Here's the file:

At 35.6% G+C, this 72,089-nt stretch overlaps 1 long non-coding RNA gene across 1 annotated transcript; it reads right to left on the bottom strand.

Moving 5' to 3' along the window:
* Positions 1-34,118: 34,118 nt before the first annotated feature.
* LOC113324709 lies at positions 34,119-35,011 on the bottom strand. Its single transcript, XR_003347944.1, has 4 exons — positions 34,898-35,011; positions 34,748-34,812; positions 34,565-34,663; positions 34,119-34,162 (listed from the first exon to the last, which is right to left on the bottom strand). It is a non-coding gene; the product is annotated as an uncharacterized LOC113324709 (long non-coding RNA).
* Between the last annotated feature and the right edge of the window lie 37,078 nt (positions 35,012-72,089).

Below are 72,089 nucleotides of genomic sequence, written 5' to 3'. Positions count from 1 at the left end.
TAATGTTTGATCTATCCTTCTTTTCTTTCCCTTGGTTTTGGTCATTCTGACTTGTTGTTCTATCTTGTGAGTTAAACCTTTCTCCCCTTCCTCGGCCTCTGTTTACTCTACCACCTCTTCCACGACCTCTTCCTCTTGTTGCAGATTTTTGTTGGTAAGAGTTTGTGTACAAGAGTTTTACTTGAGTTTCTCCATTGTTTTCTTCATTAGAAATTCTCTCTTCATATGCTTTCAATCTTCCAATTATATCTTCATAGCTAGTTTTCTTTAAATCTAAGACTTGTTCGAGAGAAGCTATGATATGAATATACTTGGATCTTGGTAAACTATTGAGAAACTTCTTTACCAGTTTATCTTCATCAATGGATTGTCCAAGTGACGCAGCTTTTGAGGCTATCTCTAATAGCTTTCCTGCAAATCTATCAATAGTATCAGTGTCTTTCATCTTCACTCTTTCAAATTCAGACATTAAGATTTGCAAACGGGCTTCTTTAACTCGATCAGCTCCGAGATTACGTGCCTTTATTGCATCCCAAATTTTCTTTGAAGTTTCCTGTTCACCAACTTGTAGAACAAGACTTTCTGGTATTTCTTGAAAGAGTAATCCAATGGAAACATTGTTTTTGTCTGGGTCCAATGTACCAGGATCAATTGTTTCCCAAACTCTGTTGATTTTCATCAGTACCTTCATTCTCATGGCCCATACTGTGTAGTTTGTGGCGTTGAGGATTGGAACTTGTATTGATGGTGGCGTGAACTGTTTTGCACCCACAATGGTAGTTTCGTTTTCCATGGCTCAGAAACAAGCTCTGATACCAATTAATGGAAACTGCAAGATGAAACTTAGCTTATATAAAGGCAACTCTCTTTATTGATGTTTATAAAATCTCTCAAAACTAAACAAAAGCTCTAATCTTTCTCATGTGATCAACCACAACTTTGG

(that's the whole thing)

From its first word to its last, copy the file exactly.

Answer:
At 35.6% G+C, this 72,089-nt stretch overlaps 1 long non-coding RNA gene across 1 annotated transcript; it reads right to left on the bottom strand.

Moving 5' to 3' along the window:
* Positions 1-34,118: 34,118 nt before the first annotated feature.
* LOC113324709 lies at positions 34,119-35,011 on the bottom strand. Its single transcript, XR_003347944.1, has 4 exons — positions 34,898-35,011; positions 34,748-34,812; positions 34,565-34,663; positions 34,119-34,162 (listed from the first exon to the last, which is right to left on the bottom strand). It is a non-coding gene; the product is annotated as an uncharacterized LOC113324709 (long non-coding RNA).
* Between the last annotated feature and the right edge of the window lie 37,078 nt (positions 35,012-72,089).

Below are 72,089 nucleotides of genomic sequence, written 5' to 3'. Positions count from 1 at the left end.
TAATGTTTGATCTATCCTTCTTTTCTTTCCCTTGGTTTTGGTCATTCTGACTTGTTGTTCTATCTTGTGAGTTAAACCTTTCTCCCCTTCCTCGGCCTCTGTTTACTCTACCACCTCTTCCACGACCTCTTCCTCTTGTTGCAGATTTTTGTTGGTAAGAGTTTGTGTACAAGAGTTTTACTTGAGTTTCTCCATTGTTTTCTTCATTAGAAATTCTCTCTTCATATGCTTTCAATCTTCCAATTATATCTTCATAGCTAGTTTTCTTTAAATCTAAGACTTGTTCGAGAGAAGCTATGATATGAATATACTTGGATCTTGGTAAACTATTGAGAAACTTCTTTACCAGTTTATCTTCATCAATGGATTGTCCAAGTGACGCAGCTTTTGAGGCTATCTCTAATAGCTTTCCTGCAAATCTATCAATAGTATCAGTGTCTTTCATCTTCACTCTTTCAAATTCAGACATTAAGATTTGCAAACGGGCTTCTTTAACTCGATCAGCTCCGAGATTACGTGCCTTTATTGCATCCCAAATTTTCTTTGAAGTTTCCTGTTCACCAACTTGTAGAACAAGACTTTCTGGTATTTCTTGAAAGAGTAATCCAATGGAAACATTGTTTTTGTCTGGGTCCAATGTACCAGGATCAATTGTTTCCCAAACTCTGTTGATTTTCATCAGTACCTTCATTCTCATGGCCCATACTGTGTAGTTTGTGGCGTTGAGGATTGGAACTTGTATTGATGGTGGCGTGAACTGTTTTGCACCCACAATGGTAGTTTCGTTTTCCATGGCTCAGAAACAAGCTCTGATACCAATTAATGGAAACTGCAAGATGAAACTTAGCTTATATAAAGGCAACTCTCTTTATTGATGTTTATAAAATCTCTCAAAACTAAACAAAAGCTCTAATCTTTCTCATGTGATCAACCACAACTTTGG